From Brian Rogers of Fator Securities
All Glory Is Fleeting
“For over a thousand years, Roman conquerors returning from the wars enjoyed the honor of a triumph - a tumultuous parade. In the procession came trumpeters and musicians and strange animals from the conquered territories, together with carts laden with treasure and captured armaments. The conqueror rode in a triumphal chariot, the dazed prisoners walking in chains before him. Sometimes his children, robed in white, stood with him in the chariot, or rode the trace horses. A slave stood behind the conqueror, holding a golden crown, and whispering in his ear a warning: that all glory is fleeting.” -from the movie Patton (1970)
Yet More QE3 on the Way
Markets are slightly negative this morning with Europe off by about -1.5% while the US is down about -0.5%. All eyes and all thoughts today will be focused on what the Fed will say at 2:15pm. For my part, I think the Fed will surprise to the upside in a big way. To be fair, this does not at all seem like the market consensus, but I think the elephant in the room for the Bernank is US Treasury issuance.
Specifically, during the period of QE2, the Fed purchased roughly half of all the new US Treasury issuance. This was critical to keeping rates low and confidence relatively high in the primary market. Going forward, the US Treasury will be borrowing on average between $200-300bn per month as we finance our enormous 2011 fiscal deficit and roll previously issued Treasuries that mature. What sense would it make for the Fed to peg the short-end to 2013 and enact Operation Twist to compress the 10yr Treasury yield another 25bps only to see a weak Treasury auction blow yields out by an equivalent or even higher amount?
After 3 years of QE, is the Bernank really willing to risk rising rates simply because he didn’t print enough? For a man who has publicly advocated dropping buckets of money out of helicopters, I doubt it. That’s why I think today’s announcement from the Fed will have a shock and awe component of between $500bn - $1tr of asset purchases. They may buy corporate CP, Treasuries, mortgages and maybe even European debt while they’re at it. Politicians, the inflation-istas and gold and silver will all go nuts, but it’s hard for me to imagine that one Ben S. Bernanke will go gently into that good night. He has one tool at his disposal that no other central banker on the planet has, a currency printer with unlimited ink. And you can bet your kids college money he’s going to use it.
The Next Salvo in the Global Currency Wars
Which brings me to a theme that has become more pronounced in the financial press over the last few months, the ongoing Global Currency Wars. In fact, Jim Rickards has written a book on the theme that comes out this November. I’ve already pre-ordered my copy. No matter what the Fed ultimately does today, the medium and long-term options for the Bernank are limited in the extreme. We’ve got $15tr in on-balance sheet debt, another $6tr in GSE debt we simply ignore and somewhere north of $50tr in NPV of entitlements. For those keeping score at home, this is a mountain of debt we will NEVER pay off. Ever. No way.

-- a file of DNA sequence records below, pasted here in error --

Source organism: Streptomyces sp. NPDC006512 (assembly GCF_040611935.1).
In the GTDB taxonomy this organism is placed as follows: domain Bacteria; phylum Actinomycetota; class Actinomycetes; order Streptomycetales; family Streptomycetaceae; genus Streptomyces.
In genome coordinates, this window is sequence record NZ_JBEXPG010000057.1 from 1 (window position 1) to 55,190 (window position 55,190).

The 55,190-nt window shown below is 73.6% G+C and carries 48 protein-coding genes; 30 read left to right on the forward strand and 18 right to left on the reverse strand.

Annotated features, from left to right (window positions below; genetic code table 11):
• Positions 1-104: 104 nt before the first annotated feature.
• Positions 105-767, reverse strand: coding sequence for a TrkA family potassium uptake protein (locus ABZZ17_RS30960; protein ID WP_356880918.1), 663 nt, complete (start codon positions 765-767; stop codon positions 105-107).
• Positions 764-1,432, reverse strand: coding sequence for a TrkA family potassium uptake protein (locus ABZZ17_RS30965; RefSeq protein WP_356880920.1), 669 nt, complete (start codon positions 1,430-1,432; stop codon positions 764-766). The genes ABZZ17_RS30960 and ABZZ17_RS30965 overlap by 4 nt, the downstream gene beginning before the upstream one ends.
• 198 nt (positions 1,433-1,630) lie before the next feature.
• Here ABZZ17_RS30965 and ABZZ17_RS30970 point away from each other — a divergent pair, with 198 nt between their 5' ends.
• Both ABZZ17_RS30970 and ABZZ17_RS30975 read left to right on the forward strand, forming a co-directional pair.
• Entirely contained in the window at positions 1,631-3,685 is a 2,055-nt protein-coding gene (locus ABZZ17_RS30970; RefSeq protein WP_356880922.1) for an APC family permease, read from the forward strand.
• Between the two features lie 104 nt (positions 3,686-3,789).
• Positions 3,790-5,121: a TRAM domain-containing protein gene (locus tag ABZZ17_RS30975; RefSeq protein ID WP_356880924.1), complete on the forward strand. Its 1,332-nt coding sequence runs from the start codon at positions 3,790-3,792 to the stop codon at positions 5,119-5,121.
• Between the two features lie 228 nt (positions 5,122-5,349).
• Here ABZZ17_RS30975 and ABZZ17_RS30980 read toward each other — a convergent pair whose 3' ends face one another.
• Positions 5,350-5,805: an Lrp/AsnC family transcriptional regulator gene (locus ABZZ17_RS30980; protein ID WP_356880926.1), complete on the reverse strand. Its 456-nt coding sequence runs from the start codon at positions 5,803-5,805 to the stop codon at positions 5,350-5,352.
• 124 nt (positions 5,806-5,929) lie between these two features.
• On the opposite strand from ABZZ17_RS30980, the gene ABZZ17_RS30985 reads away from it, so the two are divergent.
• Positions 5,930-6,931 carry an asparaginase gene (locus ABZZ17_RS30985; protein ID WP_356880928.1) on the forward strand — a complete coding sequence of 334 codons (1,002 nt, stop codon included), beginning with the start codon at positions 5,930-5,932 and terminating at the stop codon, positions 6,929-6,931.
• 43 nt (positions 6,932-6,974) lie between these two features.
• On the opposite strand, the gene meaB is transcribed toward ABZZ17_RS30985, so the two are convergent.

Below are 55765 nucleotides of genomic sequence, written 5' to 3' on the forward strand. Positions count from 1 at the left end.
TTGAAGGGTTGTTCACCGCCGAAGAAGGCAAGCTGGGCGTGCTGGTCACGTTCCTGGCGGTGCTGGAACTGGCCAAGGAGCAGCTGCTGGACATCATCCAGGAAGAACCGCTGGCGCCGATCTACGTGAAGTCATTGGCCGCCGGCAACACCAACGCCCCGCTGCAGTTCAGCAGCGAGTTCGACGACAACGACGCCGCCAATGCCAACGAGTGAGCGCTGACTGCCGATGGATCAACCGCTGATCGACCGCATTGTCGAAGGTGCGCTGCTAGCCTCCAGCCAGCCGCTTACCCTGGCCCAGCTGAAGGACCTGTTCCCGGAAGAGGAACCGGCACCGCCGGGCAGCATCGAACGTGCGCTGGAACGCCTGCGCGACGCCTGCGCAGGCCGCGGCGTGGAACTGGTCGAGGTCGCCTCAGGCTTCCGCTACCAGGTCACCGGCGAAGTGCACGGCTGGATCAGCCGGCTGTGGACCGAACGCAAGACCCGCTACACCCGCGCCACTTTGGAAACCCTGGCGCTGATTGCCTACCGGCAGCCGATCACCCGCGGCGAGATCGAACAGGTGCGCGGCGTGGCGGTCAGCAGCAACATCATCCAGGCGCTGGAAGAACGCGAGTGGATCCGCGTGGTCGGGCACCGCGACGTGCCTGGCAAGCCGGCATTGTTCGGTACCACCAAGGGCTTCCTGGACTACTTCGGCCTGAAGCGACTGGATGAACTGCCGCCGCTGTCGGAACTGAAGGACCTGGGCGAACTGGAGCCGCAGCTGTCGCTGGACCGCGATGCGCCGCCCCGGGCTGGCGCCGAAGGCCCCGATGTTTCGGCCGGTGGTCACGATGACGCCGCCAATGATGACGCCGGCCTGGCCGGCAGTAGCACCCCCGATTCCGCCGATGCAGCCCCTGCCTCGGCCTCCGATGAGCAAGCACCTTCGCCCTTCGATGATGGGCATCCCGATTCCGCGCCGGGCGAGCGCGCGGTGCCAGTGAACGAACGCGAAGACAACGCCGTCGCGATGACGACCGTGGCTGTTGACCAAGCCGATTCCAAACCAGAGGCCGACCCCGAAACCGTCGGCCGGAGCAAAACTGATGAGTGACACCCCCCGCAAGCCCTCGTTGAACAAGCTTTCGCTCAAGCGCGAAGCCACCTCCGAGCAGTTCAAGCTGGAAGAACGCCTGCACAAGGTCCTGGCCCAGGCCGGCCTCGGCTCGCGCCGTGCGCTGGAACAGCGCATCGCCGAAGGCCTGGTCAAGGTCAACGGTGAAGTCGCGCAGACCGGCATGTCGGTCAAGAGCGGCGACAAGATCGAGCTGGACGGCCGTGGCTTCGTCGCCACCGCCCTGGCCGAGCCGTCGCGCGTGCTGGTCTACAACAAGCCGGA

Of course, we won’t actually default on this debt in the honorable way by simply acknowledging we can’t pay it, default, restructure and move on. No. We will default the good, ol’ fashioned central banker way - we will print our way to oblivion. The powers that be in DC and NY can’t see things any other way. We’ve got the printing press, ergo we use it. Inflation you whine? Confidence in the USD you cry? Such worries are for pansies. We are the world’s super power, have the biggest, most lethal military on the planet by a large factor and have basically been able to engineer the world’s economy post-Bretton Woods in a decidedly pro-USD way. With that kind of hubris and over 65 years of success with chants of “USA, USA” echoing in the background, you know the false flag-wavers that run our country will take the easy way out for the simple reason that they can.
So the Fed will keep printing because they can and because they really have no choice. The rest of the world’s central banks are acutely aware of this and they are scared. As they should be. Because this means that in the fullness of time, the USD will go down and their currency - EUR, CHF, JPY, GBP, AUD, BRL, (insert fiat currency here) - will rise. Which in turn means their exports will get more expensive, pressuring revenues, margins and economies in general. Their reaction is predictable, they print their own currencies in a valiant, yet ultimately vain, effort to weaken. The Swiss and Brazil central banks’ recent moves are indicative of the actions other central banks will soon have to replicate. But no matter what other central banks do – cut rates, peg currencies, monetize debt, etc – they will ultimately be trumped by the Printer-in-Chief, Chairman Bernanke. Only precious metals will escape this imbalance accumulation led madness.
The Missing Canteen